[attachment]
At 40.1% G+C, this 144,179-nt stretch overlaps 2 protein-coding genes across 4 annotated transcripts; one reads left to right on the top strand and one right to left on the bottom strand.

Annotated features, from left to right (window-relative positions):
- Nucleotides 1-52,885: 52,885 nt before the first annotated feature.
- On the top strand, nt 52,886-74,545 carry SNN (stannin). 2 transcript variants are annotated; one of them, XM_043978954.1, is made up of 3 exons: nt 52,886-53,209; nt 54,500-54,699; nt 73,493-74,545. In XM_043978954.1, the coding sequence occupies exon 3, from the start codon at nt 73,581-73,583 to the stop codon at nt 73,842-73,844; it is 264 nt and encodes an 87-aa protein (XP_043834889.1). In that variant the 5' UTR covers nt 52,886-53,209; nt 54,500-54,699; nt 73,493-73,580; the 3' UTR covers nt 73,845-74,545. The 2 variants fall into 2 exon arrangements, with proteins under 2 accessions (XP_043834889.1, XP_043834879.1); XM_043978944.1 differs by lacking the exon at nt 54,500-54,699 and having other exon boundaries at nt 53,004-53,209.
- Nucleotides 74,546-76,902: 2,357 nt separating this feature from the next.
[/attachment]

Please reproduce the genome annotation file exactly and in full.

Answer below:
At 40.1% G+C, this 144,179-nt stretch overlaps 2 protein-coding genes across 4 annotated transcripts; one reads left to right on the top strand and one right to left on the bottom strand.

Annotated features, from left to right (window-relative positions):
- Nucleotides 1-52,885: 52,885 nt before the first annotated feature.
- On the top strand, nt 52,886-74,545 carry SNN (stannin). 2 transcript variants are annotated; one of them, XM_043978954.1, is made up of 3 exons: nt 52,886-53,209; nt 54,500-54,699; nt 73,493-74,545. In XM_043978954.1, the coding sequence occupies exon 3, from the start codon at nt 73,581-73,583 to the stop codon at nt 73,842-73,844; it is 264 nt and encodes an 87-aa protein (XP_043834889.1). In that variant the 5' UTR covers nt 52,886-53,209; nt 54,500-54,699; nt 73,493-73,580; the 3' UTR covers nt 73,845-74,545. The 2 variants fall into 2 exon arrangements, with proteins under 2 accessions (XP_043834889.1, XP_043834879.1); XM_043978944.1 differs by lacking the exon at nt 54,500-54,699 and having other exon boundaries at nt 53,004-53,209.
- Nucleotides 74,546-76,902: 2,357 nt separating this feature from the next.